Providing relief to a homebuyer who paid almost 90 percent of the cost of the apartment to the builder, the National Consumer Disputes Redressal Commission, has provided refund with 10 percent interest from the date of receipt. The commission said that any unreasonable escalation on the part of the builder was ‘unfair’ and that a developer could not continue taking bookings in case of problems with landowners keeping the buyer in the dark.
It also noted that pre-litigation with the landowners should be disclosed by the builder.
In this particular case involving a buyer who had booked a unit in Faridabad and paid 90 percent of the cost, the consumer court noted that as per the agreement, the apartment’s possession was to be handed over within 24 months, plus a reasonable time, subject to force majeure events and to timely payments.
The said apartment was to be delivered by January 28, 2013. However, despite the buyer depositing 90 percent of the total amount in 2012 which amounted to Rs 41.39 lakh, the unit was not handed over to the buyer.
“The date of offer of possession, that too without the OC, 09.07.2016, was more than three years, much too large to be simply explained away as a delay due to dispute between the landowners and the OP. In fact this argument has no leg to stand on for it means that the OP, aware of the problems that some land owners could raise, yet went ahead with taking bookings and signing agreements,” the order said.
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“This was clearly unfair to the complainant. It is not enough to say that the complainant was fully aware; it was the OP’s bounden duty to have kept the complainant fully informed at all times,” it said.
Builder’s conduct unfair and amounts to deficiency in service
“It has to be appreciated that the OP was not doing the complainant a favour by taking his money for constructing a flat and then, for whatever reason and howsoever justified, delaying possession for the reason that it was under an injunction order. Indeed, if that was the case, then the OP ought not to have demanded or accepted any payments during this entire period… Thus, in my considered opinion, the OP's conduct clearly amounts to unfair trade practice and deficiency in service,” the order said.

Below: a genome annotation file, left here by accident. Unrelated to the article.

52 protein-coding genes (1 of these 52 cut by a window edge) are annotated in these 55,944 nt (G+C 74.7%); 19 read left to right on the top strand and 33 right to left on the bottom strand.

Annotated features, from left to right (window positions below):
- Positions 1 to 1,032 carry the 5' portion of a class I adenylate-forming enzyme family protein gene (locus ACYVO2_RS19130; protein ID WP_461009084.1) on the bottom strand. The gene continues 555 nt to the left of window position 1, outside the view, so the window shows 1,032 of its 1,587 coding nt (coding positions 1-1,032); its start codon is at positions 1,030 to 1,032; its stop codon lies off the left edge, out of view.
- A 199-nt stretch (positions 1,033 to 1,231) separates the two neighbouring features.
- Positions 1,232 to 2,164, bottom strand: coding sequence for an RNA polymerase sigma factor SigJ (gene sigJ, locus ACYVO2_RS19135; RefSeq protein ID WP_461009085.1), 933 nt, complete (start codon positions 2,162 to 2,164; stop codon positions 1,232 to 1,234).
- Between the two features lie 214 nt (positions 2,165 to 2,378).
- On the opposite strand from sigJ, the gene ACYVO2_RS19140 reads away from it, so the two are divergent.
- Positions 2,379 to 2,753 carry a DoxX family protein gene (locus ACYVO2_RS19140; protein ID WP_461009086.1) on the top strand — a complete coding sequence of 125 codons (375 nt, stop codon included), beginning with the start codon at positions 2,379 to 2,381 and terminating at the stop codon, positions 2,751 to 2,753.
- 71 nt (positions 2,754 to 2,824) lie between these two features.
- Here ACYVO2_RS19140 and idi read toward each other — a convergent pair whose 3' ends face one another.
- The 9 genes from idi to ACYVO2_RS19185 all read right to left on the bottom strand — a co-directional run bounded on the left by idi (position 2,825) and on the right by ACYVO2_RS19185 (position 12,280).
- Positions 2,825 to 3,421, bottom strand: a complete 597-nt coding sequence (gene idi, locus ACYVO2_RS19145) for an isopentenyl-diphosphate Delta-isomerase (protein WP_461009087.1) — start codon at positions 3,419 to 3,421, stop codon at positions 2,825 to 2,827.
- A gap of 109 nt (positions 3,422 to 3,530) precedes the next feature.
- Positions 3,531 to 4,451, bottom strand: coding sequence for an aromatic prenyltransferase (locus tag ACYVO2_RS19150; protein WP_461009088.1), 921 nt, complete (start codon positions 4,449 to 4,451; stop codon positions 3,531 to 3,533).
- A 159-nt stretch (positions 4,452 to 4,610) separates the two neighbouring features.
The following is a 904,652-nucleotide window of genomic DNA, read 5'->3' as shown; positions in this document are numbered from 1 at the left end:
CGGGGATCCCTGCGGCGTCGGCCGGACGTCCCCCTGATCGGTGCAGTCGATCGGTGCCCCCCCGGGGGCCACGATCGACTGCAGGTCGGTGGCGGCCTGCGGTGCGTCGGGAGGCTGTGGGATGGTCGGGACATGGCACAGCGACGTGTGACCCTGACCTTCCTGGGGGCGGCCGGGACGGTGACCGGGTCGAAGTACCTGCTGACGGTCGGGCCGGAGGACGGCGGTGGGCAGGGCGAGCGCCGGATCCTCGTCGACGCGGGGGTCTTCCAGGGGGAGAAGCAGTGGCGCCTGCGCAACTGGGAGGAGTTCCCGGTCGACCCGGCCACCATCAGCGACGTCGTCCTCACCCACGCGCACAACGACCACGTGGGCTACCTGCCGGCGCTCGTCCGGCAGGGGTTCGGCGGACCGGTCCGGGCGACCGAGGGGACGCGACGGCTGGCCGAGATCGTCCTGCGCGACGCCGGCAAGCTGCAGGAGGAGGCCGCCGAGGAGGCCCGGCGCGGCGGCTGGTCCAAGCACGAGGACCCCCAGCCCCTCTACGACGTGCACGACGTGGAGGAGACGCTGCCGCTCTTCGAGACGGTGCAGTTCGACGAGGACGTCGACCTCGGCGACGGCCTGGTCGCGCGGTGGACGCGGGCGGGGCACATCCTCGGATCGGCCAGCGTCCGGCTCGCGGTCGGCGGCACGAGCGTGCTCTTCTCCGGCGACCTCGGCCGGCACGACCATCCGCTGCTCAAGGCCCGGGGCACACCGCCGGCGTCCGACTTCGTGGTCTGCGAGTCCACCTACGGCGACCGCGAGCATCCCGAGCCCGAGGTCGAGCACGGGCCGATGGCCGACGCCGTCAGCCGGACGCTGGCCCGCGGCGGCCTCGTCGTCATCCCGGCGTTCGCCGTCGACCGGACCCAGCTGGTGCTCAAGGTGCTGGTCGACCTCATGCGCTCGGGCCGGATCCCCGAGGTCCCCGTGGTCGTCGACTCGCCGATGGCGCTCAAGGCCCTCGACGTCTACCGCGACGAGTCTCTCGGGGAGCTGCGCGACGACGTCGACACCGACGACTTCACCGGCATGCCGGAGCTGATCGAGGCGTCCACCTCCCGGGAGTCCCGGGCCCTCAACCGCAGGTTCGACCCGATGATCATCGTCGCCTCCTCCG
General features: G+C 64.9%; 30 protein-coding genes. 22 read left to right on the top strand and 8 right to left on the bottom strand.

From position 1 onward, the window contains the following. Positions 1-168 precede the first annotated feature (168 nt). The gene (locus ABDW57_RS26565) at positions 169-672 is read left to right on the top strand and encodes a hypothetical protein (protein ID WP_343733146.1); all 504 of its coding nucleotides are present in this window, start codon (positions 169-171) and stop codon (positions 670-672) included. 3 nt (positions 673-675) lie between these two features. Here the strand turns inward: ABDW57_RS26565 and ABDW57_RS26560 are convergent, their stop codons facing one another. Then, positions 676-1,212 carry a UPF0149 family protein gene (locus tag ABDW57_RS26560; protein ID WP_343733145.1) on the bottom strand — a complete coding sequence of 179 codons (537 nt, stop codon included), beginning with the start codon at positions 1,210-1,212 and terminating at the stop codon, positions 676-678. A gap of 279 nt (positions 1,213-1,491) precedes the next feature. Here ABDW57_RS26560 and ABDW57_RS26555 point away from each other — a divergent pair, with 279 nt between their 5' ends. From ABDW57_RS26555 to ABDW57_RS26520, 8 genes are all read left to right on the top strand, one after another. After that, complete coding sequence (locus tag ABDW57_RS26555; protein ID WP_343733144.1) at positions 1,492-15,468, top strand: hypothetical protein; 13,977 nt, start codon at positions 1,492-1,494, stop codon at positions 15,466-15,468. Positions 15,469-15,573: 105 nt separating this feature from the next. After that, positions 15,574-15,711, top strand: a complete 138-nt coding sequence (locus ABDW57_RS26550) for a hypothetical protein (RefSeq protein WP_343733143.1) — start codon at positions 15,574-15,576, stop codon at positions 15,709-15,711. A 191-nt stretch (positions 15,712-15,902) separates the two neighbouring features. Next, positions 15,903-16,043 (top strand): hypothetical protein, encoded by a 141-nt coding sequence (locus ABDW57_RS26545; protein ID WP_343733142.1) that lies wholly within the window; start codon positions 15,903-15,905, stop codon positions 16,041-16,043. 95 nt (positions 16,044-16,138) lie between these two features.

The case concerned a homebuyer Sandeep Nagar who had filed a consumer complaint under section 21 of the Consumer Protection Act 1986 (Act) against the builder RPS Infrastructure Limited.
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The buyer booked an apartment in Sector 88, Faridabad with a super area of approximately 1620 square feet against total consideration of Rs. 50.27 lakh.
The Apartment Buyers Agreement signed on January 28, 2011 had promised delivery within 24 months until January 28, 2013. The buyer had taken a loan from a bank worth Rs 30.98 lakh.
The total amount paid by the buyer to the builder was Rs 49.53 lakh but the builder failed to handover possession of the apartment by January 28, 2013. The builder also arbitrarily issued a notice of cancellation on January 8, 2014 to the buyer following which the buyer issued a legal notice on June 16, 2014 but he did not receive any response from the builder.
The buyer’s complaint was to do with delay in handing over an offer of possession lakh by over three years and an additional demand of over Rs 19 lakh from the builder of which Rs 8.5 lakh was on account of delayed payment charges at the rate of 24 per cent per annum.
The buyer had written to the builder on this matter but did not receive a response following which he approached the Lok Adalat on September 21, 2016 but later withdrew the application. He eventually filed a complaint in the NCDRC in August 2018 alleging deficiency in service and unfair trade practice.
The buyer has demanded a refund of the full amount of Rs 49.53 lakh with 18 percent per annum from date of receipt of payments; compensation of Rs. 5 lakh for mental agony, discomfort and undue hardship and a sum of Rs 1 lakh towards litigation cost.
The builder, on the other hand had claimed that the buyer was offered possession in July 2016 but he had delayed taking possession. It was alleged that the buyer was an investor looking to blackmail and extract money from the developer.
“Land disputes can jeopardise the interests of homebuyers, which in this case it did by delaying the project substantially. Such suppression of facts has rightly been adjudicated as unfair by the court,” said Aditya Parolia of PSP Legal.